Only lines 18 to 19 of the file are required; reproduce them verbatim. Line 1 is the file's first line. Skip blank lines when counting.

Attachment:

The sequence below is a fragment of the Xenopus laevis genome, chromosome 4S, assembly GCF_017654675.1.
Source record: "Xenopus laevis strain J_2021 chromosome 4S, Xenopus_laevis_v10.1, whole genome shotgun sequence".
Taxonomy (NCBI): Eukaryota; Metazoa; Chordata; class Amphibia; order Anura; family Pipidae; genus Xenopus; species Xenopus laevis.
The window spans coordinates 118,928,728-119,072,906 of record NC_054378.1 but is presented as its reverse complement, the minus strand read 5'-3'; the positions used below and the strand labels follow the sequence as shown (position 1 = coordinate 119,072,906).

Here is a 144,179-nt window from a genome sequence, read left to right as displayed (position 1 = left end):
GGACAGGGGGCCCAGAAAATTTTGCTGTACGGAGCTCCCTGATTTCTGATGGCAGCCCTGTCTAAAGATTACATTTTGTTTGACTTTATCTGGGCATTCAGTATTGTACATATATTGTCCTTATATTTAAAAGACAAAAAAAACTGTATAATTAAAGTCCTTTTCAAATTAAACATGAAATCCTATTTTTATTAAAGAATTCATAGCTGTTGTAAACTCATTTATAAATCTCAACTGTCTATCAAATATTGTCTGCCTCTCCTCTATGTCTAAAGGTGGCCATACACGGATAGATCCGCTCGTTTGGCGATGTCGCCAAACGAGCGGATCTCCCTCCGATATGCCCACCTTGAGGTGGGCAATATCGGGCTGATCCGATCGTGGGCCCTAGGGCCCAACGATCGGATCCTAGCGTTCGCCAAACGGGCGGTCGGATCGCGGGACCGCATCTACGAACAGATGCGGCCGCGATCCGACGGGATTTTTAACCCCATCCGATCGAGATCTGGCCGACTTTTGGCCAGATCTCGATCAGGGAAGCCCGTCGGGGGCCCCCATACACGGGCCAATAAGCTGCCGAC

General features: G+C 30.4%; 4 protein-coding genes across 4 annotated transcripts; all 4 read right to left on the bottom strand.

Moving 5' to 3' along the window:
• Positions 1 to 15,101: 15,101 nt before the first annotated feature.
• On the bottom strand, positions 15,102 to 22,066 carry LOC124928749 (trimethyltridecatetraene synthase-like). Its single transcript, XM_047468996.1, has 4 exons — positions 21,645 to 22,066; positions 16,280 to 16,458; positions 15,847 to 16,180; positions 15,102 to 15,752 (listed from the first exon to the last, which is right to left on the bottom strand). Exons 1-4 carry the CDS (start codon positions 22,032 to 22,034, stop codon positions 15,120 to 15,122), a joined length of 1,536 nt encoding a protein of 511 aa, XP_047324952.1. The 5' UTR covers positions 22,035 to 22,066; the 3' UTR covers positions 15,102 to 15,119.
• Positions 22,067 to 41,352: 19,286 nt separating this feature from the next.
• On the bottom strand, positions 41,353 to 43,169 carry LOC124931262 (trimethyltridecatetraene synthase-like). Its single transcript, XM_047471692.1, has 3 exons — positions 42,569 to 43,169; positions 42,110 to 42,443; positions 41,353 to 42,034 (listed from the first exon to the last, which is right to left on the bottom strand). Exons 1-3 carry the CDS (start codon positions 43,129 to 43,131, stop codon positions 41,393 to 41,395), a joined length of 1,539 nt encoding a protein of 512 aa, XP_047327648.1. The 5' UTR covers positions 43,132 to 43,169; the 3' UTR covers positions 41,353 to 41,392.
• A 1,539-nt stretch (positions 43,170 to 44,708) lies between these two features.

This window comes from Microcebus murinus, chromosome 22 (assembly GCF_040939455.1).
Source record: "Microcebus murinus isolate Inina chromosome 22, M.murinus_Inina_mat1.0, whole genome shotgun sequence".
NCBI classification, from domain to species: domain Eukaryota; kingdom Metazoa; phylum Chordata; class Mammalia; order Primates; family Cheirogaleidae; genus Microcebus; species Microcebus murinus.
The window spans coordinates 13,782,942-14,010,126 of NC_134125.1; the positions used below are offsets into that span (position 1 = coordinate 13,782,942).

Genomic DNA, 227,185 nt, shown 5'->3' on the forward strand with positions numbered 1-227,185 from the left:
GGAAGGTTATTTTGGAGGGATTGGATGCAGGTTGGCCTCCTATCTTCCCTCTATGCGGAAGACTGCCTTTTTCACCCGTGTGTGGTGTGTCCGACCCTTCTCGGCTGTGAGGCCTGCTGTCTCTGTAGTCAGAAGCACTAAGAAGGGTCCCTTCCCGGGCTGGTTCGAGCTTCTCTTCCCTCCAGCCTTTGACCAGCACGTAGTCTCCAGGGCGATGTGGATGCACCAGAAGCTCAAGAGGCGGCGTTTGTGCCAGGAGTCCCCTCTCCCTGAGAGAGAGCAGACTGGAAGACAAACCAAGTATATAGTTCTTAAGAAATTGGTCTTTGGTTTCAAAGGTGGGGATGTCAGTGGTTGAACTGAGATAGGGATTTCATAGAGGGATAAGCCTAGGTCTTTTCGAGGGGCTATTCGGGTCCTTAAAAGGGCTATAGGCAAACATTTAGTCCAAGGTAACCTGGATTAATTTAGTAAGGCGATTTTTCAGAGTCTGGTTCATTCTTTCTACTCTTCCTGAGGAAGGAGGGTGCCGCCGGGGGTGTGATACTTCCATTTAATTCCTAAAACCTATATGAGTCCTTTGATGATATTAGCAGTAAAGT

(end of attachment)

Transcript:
Genomic DNA, 227,185 nt, shown 5'->3' on the forward strand with positions numbered 1-227,185 from the left:
GGAAGGTTATTTTGGAGGGATTGGATGCAGGTTGGCCTCCTATCTTCCCTCTATGCGGAAGACTGCCTTTTTCACCCGTGTGTGGTGTGTCCGACCCTTCTCGGCTGTGAGGCCTGCTGTCTCTGTAGTCAGAAGCACTAAGAAGGGTCCCTTCCCGGGCTGGTTCGAGCTTCTCTTCCCTCCAGCCTTTGACCAGCACGTAGTCTCCAGGGCGATGTGGATGCACCAGAAGCTCAAGAGGCGGCGTTTGTGCCAGGAGTCCCCTCTCCCTGAGAGAGAGCAGACTGGAAGACAAACCAAGTATATAGTTCTTAAGAAATTGGTCTTTGGTTTCAAAGGTGGGGATGTCAGTGGTTGAACTGAGATAGGGATTTCATAGAGGGATAAGCCTAGGTCTTTTCGAGGGGCTATTCGGGTCCTTAAAAGGGCTATAGGCAAACATTTAGTCCAAGGTAACCTGGATTAATTTAGTAAGGCGATTTTTCAGAGTCTGGTTCATTCTTTCTACTCTTCCTGAGGAAGGAGGGTGCCGCCGGGGGTGTGATACTTCCATTTAATTCCTAAAACCTATATGAGTCCTTTGATGATATTAGCAGTAAAGT